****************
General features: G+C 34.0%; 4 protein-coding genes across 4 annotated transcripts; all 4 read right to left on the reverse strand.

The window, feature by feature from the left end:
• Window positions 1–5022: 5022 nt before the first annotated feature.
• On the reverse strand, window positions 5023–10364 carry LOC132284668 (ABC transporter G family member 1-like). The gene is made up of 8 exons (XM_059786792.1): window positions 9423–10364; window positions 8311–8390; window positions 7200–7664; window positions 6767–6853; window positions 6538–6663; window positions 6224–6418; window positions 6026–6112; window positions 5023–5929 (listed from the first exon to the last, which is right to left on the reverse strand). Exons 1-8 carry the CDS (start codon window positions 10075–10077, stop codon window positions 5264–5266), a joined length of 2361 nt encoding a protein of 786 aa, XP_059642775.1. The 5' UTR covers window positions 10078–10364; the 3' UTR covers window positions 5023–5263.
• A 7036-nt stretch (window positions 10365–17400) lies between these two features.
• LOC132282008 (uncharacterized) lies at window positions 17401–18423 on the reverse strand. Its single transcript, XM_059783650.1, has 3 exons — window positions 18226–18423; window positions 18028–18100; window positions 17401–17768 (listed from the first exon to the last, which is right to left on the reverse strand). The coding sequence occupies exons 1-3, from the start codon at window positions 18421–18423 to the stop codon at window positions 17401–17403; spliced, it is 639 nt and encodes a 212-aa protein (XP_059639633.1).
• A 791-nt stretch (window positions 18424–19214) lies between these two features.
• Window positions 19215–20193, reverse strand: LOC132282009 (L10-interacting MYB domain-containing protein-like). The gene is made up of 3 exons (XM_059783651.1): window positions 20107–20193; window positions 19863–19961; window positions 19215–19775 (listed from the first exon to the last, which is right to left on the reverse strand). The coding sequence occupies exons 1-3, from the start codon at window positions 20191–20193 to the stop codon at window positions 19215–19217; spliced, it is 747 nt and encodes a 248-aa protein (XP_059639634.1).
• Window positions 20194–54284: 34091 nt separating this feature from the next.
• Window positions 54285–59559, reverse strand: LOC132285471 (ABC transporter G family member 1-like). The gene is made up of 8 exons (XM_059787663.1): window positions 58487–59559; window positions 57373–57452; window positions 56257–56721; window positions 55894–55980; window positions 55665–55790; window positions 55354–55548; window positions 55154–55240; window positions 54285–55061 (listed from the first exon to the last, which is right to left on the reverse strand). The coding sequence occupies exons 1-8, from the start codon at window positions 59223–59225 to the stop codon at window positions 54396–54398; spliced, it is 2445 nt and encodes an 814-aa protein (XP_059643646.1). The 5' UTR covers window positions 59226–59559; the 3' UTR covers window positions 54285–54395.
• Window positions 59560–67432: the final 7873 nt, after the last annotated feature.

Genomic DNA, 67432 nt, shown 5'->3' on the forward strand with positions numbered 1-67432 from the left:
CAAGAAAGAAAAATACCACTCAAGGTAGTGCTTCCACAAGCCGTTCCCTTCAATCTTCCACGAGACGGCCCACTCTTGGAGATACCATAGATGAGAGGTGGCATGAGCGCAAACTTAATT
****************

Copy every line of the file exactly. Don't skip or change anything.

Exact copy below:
General features: G+C 34.0%; 4 protein-coding genes across 4 annotated transcripts; all 4 read right to left on the reverse strand.

The window, feature by feature from the left end:
• Window positions 1–5022: 5022 nt before the first annotated feature.
• On the reverse strand, window positions 5023–10364 carry LOC132284668 (ABC transporter G family member 1-like). The gene is made up of 8 exons (XM_059786792.1): window positions 9423–10364; window positions 8311–8390; window positions 7200–7664; window positions 6767–6853; window positions 6538–6663; window positions 6224–6418; window positions 6026–6112; window positions 5023–5929 (listed from the first exon to the last, which is right to left on the reverse strand). Exons 1-8 carry the CDS (start codon window positions 10075–10077, stop codon window positions 5264–5266), a joined length of 2361 nt encoding a protein of 786 aa, XP_059642775.1. The 5' UTR covers window positions 10078–10364; the 3' UTR covers window positions 5023–5263.
• A 7036-nt stretch (window positions 10365–17400) lies between these two features.
• LOC132282008 (uncharacterized) lies at window positions 17401–18423 on the reverse strand. Its single transcript, XM_059783650.1, has 3 exons — window positions 18226–18423; window positions 18028–18100; window positions 17401–17768 (listed from the first exon to the last, which is right to left on the reverse strand). The coding sequence occupies exons 1-3, from the start codon at window positions 18421–18423 to the stop codon at window positions 17401–17403; spliced, it is 639 nt and encodes a 212-aa protein (XP_059639633.1).
• A 791-nt stretch (window positions 18424–19214) lies between these two features.
• Window positions 19215–20193, reverse strand: LOC132282009 (L10-interacting MYB domain-containing protein-like). The gene is made up of 3 exons (XM_059783651.1): window positions 20107–20193; window positions 19863–19961; window positions 19215–19775 (listed from the first exon to the last, which is right to left on the reverse strand). The coding sequence occupies exons 1-3, from the start codon at window positions 20191–20193 to the stop codon at window positions 19215–19217; spliced, it is 747 nt and encodes a 248-aa protein (XP_059639634.1).
• Window positions 20194–54284: 34091 nt separating this feature from the next.
• Window positions 54285–59559, reverse strand: LOC132285471 (ABC transporter G family member 1-like). The gene is made up of 8 exons (XM_059787663.1): window positions 58487–59559; window positions 57373–57452; window positions 56257–56721; window positions 55894–55980; window positions 55665–55790; window positions 55354–55548; window positions 55154–55240; window positions 54285–55061 (listed from the first exon to the last, which is right to left on the reverse strand). The coding sequence occupies exons 1-8, from the start codon at window positions 59223–59225 to the stop codon at window positions 54396–54398; spliced, it is 2445 nt and encodes an 814-aa protein (XP_059643646.1). The 5' UTR covers window positions 59226–59559; the 3' UTR covers window positions 54285–54395.
• Window positions 59560–67432: the final 7873 nt, after the last annotated feature.

Genomic DNA, 67432 nt, shown 5'->3' on the forward strand with positions numbered 1-67432 from the left:
CAAGAAAGAAAAATACCACTCAAGGTAGTGCTTCCACAAGCCGTTCCCTTCAATCTTCCACGAGACGGCCCACTCTTGGAGATACCATAGATGAGAGGTGGCATGAGCGCAAACTTAATT